According to defence sources, the Syrian Air Force has raised its level of alert and has been patrolling the border with
There are encouraging signs from the meeting of more than a dozen Palestinian factions in
Egyptian officials close to the talks, who spoke on condition of anonymity, said Egypt is pushing the idea of a broader truce that would not only halt attacks on civilians in Israel but also on soldiers and Jewish settlers in the West Bank and Gaza. However, officials from Fatah and smaller groups said taking such a step would require
Palestinian sources on Wednesday said Palestinian Authority Prime Minister Ahmed Qureia intends to present Prime Minister Ariel Sharon with the terrorist groups' agreement for a ceasefire, if it is achieved, along with further steps to be taken by the PA to complement the initiative, including sealing Rafah weapon smuggling tunnels, collection of illegal arms and arrests of those who violate the agreement.
In an interview with Al-Jazeera correspondent Walid al-Umari on Wednesday, Israeli Foreign Minister Silvan Shalom told the pan-Arab satellite television station that Israel will do all it can to achieve peace with the Palestinians and the rest of the Arab world, but that they would not negotiate while terrorism continues. He said that
Comment and Opinion:
The Economist (5/12): Listen to the fulminations of the critics and you might conclude that the Israelis and Palestinians who unveiled a freelance peace plan at a media event in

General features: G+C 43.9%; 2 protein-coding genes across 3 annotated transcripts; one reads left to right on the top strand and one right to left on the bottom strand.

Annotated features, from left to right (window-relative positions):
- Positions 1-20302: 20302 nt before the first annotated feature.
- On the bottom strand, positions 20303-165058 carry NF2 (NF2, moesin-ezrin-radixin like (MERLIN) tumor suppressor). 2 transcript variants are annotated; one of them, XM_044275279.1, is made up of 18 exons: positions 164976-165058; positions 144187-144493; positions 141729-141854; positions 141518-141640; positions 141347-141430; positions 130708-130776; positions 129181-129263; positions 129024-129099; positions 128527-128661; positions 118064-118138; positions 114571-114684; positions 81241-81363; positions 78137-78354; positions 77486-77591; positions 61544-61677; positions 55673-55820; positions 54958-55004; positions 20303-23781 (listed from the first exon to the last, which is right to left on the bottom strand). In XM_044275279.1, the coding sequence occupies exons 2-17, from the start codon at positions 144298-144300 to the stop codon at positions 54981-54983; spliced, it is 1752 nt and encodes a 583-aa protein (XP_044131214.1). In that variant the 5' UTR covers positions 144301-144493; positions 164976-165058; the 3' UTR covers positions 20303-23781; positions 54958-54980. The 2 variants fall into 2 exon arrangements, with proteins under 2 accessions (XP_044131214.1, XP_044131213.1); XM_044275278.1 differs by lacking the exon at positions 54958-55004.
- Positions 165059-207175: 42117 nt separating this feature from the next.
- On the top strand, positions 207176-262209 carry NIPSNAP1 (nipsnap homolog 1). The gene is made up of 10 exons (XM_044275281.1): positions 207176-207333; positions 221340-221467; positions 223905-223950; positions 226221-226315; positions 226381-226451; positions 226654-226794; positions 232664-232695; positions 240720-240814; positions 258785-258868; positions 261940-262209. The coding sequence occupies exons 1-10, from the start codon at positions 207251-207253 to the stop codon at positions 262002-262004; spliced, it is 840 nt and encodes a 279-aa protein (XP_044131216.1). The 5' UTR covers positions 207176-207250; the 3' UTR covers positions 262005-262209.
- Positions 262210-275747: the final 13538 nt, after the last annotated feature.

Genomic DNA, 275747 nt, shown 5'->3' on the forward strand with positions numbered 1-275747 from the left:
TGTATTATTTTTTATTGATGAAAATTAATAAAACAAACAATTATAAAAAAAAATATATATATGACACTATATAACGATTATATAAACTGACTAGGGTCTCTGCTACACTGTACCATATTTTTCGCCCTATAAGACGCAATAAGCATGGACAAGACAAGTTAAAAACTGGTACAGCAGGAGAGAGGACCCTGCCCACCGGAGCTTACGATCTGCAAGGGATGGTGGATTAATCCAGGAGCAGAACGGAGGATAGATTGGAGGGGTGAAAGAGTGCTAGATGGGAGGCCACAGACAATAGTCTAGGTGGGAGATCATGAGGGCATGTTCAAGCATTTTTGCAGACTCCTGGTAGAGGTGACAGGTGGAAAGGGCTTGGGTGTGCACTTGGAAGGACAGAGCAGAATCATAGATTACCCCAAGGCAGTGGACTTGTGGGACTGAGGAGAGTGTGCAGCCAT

In point of fact, the
The Independent (05/12): In August, as the intifada was raging in the
This affecting image had its origins in a project begun four years ago. At that time, Barenboim, the acclaimed Argentine-born, Israeli conductor, teamed up with his old friend, the now deceased Palestinian philosopher Edward Said, to bring to life a concept that sceptics on both sides of the political divide derided as impossibly misguided: a youth orchestra consisting equally of Jews and Arabs. After trawling the
He continues, saying that the orchestra, which is the subject of an absorbing edition of ITV1's The South Bank Show this Sunday, is "a musical version of what I think about the Middle East, a vision I can have of the Middle East where everyone is able to contribute and where the whole is greater than the sum of its parts".
That's all very well, but isn't the entire idea absurdly idealistic? Very possibly. And yet the players who have been to Barenboim's workshops attest to the unifying force of the music. Mina Zikri, an Egyptian violinist, reckons that getting to know Israeli members of the orchestra "humanises the other party. Images can be very misleading. The suicide bomber brings to mind a certain image. So does the [Israeli] military operation. But these must not be fixed in one's brain."
Through the orchestra, he has befriended Israelis, including a bassoonist called Ayelet Ballin. "Now, when I see her," Zikri carries on, "I think: 'Here is my friend,' not: 'Here is the Israeli person.'"